WASHINGTON — A bill that was drafted with the intent of reversing the recent Supreme Court decision in favor of Hobby Lobby and forcing corporations to provide abortion-inducing drugs to their employees has failed in the Senate.
As previously reported, the U.S. Supreme Court ruled in a 5-4 decision last month that the federal government cannot force closely-held companies to obey regulations which violate the owners’ religious beliefs. The ruling was a victory for the Christian owners of Hobby Lobby, who objected to President Obama’s abortion pill mandate on the basis of their religious beliefs.
But to counter the decision, Senators Patty Murray (D-WA) and Mark Udall (D-CO) introduced a bill the following week that would largely reverse the effects of last week’s Supreme Court ruling.
“After five justices decided last week that an employer’s personal views can interfere with women’s access to essential health services, we in Congress need to act quickly to right this wrong,” Murray said in a statement. “This bicameral legislation will ensure that no CEO or corporation can come between people and their guaranteed access to health care, period.”
The “Protect Women’s Health From Corporate Interference Act” presented several claims about the necessity that women obtain contraceptives, including that it keeps women in the workplace.
“In addition to providing health benefits for women, access to birth control has been directly connected to women’s economic success and ability to participate in society equally,” the bill read. “Women with access to birth control are more likely to have higher educational achievement and career achievement, and to be paid higher wages.”
Therefore, the bill sought to mandate all businesses to comply with the abortion pill coverage outlined in Obamacare.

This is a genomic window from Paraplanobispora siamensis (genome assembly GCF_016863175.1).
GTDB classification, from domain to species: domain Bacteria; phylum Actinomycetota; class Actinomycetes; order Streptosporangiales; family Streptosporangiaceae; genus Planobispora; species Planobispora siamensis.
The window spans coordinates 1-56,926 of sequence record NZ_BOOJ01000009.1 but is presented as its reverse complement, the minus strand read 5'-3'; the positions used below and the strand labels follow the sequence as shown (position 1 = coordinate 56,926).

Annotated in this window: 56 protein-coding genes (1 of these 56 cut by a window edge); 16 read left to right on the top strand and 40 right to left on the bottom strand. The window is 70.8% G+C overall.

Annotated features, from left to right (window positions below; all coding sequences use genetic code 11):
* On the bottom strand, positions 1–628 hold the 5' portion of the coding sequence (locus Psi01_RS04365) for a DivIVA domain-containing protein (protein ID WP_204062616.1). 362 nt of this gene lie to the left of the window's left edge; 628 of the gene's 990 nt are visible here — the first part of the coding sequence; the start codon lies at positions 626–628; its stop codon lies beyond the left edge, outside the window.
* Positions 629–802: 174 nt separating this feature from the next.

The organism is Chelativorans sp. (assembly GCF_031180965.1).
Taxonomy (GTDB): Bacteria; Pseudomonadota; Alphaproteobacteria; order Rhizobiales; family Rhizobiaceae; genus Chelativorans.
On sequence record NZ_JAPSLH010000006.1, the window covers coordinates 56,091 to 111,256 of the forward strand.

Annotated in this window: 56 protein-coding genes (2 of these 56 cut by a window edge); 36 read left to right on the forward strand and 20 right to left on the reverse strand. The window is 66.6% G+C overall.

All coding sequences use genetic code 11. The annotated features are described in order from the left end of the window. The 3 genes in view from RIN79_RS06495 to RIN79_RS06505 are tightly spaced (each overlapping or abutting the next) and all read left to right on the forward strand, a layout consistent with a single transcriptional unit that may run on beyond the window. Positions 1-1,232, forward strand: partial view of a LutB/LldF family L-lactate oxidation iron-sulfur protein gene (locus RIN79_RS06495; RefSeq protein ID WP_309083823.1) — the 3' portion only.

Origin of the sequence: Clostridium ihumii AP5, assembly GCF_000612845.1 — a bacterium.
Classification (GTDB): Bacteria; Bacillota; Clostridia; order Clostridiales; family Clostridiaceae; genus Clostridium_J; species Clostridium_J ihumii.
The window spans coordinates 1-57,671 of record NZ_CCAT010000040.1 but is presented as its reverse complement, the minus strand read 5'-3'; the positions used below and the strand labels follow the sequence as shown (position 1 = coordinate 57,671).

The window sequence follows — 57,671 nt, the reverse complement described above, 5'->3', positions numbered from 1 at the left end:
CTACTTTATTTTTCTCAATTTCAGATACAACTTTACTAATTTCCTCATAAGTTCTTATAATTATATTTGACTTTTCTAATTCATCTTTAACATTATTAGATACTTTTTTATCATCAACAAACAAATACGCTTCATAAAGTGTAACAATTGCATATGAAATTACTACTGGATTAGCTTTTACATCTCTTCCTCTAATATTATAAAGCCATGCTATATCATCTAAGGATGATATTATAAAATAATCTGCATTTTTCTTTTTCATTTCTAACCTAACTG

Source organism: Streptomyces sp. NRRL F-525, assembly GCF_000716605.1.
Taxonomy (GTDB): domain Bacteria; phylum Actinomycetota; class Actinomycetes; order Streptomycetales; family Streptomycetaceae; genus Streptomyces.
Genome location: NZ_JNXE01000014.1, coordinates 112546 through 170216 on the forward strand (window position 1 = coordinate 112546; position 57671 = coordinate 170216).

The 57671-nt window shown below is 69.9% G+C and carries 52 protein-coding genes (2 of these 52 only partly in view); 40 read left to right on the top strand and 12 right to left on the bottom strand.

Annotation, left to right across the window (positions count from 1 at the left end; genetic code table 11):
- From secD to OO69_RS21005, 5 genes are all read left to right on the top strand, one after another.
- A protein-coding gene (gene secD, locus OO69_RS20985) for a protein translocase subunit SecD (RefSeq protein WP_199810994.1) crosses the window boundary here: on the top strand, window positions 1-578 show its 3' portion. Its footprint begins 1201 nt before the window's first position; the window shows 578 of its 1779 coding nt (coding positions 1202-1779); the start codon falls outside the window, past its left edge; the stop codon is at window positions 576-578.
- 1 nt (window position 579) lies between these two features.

“An employer that establishes or maintains a group health plan for its employees (and any covered dependents of such employees) shall not deny coverage of a specific health care item or service with respect to such employees (or dependents) where the coverage of such item or service is required under any provision of federal law or the regulations promulgated thereunder,” it required.
But on Wednesday, the United States Senate rejected Murray and Udall’s proposed bill, voting 56-43 against the Act. According to reports, the vote was largely along party lines, with Democrats failing to obtain the 60 votes needed to move the legislation forward.
Christian organizations applauded the outcome, stating that it is important that our nation fight for religious liberty.
“While the Senate rightfully rejected this unjust bill, today is a reminder of the need to stand vigilant in defense of our God-given freedoms against those who would seek to take them away,” stated Alliance Defending Freedom (ADF) Senior Counsel Casey Mattox. “Echoing our Founding Fathers, Ronald Reagan once said that ‘freedom is never more than one generation away from extinction.’ It has been 20 years—one generation—since Congress passed the Religious Freedom Restoration Act, and many of its sponsors have already turned their backs on our first freedom. We can be thankful for now that not enough of them did.”